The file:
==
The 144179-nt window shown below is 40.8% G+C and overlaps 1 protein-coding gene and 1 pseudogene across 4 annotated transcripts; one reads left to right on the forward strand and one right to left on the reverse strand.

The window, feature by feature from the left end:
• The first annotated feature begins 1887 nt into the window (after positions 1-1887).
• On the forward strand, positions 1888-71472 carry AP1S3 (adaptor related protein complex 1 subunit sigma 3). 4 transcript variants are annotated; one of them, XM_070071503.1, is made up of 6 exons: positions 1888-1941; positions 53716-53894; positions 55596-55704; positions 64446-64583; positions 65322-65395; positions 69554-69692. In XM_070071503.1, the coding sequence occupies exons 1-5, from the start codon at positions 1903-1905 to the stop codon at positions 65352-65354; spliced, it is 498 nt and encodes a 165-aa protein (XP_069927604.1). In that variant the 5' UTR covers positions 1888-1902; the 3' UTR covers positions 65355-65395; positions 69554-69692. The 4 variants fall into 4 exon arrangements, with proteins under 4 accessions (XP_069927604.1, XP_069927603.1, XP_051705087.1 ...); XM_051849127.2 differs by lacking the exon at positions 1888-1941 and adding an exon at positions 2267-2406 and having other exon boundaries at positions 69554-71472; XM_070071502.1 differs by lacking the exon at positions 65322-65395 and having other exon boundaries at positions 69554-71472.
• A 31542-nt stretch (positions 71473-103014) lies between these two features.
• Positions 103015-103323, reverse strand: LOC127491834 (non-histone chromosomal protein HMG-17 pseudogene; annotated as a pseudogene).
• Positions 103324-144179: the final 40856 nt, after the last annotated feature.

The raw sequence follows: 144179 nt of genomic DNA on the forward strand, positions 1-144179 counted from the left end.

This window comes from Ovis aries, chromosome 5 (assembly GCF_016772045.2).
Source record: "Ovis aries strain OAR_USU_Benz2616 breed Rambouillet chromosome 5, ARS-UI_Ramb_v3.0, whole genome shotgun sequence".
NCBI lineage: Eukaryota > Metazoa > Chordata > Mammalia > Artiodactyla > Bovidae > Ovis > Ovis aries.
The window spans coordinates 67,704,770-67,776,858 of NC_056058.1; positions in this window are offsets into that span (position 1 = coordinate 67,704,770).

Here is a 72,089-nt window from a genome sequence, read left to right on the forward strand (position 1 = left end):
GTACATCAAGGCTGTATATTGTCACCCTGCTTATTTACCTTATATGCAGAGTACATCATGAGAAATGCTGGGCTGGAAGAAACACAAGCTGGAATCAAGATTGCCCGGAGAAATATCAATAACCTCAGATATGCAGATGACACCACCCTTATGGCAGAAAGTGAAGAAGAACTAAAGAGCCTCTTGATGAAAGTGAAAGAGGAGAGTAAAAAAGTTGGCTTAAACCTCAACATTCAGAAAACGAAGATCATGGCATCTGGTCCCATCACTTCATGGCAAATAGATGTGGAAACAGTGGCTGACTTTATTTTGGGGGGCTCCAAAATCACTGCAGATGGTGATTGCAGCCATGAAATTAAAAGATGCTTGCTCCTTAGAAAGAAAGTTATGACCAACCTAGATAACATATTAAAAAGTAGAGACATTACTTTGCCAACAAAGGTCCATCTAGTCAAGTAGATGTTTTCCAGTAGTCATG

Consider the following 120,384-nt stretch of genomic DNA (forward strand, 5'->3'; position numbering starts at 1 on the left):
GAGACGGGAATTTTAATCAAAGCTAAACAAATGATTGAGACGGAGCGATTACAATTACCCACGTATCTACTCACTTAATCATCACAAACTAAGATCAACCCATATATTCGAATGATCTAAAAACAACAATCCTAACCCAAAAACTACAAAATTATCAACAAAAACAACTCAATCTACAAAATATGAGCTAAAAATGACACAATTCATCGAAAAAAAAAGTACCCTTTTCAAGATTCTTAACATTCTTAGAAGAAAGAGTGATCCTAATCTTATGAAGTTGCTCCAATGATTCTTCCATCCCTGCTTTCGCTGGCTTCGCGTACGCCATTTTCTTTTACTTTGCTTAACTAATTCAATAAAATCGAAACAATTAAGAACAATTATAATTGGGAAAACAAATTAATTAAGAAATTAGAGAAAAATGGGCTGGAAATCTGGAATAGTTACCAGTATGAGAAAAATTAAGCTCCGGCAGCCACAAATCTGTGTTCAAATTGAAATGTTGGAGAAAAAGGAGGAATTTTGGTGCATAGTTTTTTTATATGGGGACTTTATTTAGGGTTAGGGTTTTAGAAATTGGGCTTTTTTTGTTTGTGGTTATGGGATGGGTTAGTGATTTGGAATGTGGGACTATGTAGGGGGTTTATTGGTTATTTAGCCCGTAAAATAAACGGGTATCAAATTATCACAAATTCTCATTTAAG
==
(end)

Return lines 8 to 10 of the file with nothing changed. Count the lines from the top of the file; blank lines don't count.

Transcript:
The raw sequence follows: 144179 nt of genomic DNA on the forward strand, positions 1-144179 counted from the left end.

This window comes from Ovis aries, chromosome 5 (assembly GCF_016772045.2).
Source record: "Ovis aries strain OAR_USU_Benz2616 breed Rambouillet chromosome 5, ARS-UI_Ramb_v3.0, whole genome shotgun sequence".